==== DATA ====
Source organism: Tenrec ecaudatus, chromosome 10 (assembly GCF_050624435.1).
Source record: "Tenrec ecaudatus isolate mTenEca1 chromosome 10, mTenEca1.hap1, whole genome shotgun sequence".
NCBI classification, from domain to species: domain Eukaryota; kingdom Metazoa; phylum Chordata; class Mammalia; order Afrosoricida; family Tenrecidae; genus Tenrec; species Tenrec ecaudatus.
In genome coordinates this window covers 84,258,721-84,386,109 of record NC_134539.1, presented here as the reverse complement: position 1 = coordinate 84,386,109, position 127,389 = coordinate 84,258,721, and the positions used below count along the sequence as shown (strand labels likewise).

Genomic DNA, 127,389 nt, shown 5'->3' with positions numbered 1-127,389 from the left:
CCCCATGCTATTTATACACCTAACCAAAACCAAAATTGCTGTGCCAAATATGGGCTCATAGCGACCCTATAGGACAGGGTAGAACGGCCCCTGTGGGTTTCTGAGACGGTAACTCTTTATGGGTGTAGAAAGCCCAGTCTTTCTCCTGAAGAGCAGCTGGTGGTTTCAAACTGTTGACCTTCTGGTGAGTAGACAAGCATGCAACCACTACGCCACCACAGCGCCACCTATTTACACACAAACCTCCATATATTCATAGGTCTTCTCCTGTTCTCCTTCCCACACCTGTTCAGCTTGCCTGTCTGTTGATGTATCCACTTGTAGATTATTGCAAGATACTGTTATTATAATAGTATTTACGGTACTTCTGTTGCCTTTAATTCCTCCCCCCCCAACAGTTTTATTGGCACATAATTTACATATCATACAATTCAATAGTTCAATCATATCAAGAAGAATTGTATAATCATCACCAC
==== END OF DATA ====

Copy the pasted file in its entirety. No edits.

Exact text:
Source organism: Tenrec ecaudatus, chromosome 10 (assembly GCF_050624435.1).
Source record: "Tenrec ecaudatus isolate mTenEca1 chromosome 10, mTenEca1.hap1, whole genome shotgun sequence".
NCBI classification, from domain to species: domain Eukaryota; kingdom Metazoa; phylum Chordata; class Mammalia; order Afrosoricida; family Tenrecidae; genus Tenrec; species Tenrec ecaudatus.
In genome coordinates this window covers 84,258,721-84,386,109 of record NC_134539.1, presented here as the reverse complement: position 1 = coordinate 84,386,109, position 127,389 = coordinate 84,258,721, and the positions used below count along the sequence as shown (strand labels likewise).

Genomic DNA, 127,389 nt, shown 5'->3' with positions numbered 1-127,389 from the left:
CCCCATGCTATTTATACACCTAACCAAAACCAAAATTGCTGTGCCAAATATGGGCTCATAGCGACCCTATAGGACAGGGTAGAACGGCCCCTGTGGGTTTCTGAGACGGTAACTCTTTATGGGTGTAGAAAGCCCAGTCTTTCTCCTGAAGAGCAGCTGGTGGTTTCAAACTGTTGACCTTCTGGTGAGTAGACAAGCATGCAACCACTACGCCACCACAGCGCCACCTATTTACACACAAACCTCCATATATTCATAGGTCTTCTCCTGTTCTCCTTCCCACACCTGTTCAGCTTGCCTGTCTGTTGATGTATCCACTTGTAGATTATTGCAAGATACTGTTATTATAATAGTATTTACGGTACTTCTGTTGCCTTTAATTCCTCCCCCCCCAACAGTTTTATTGGCACATAATTTACATATCATACAATTCAATAGTTCAATCATATCAAGAAGAATTGTATAATCATCACCAC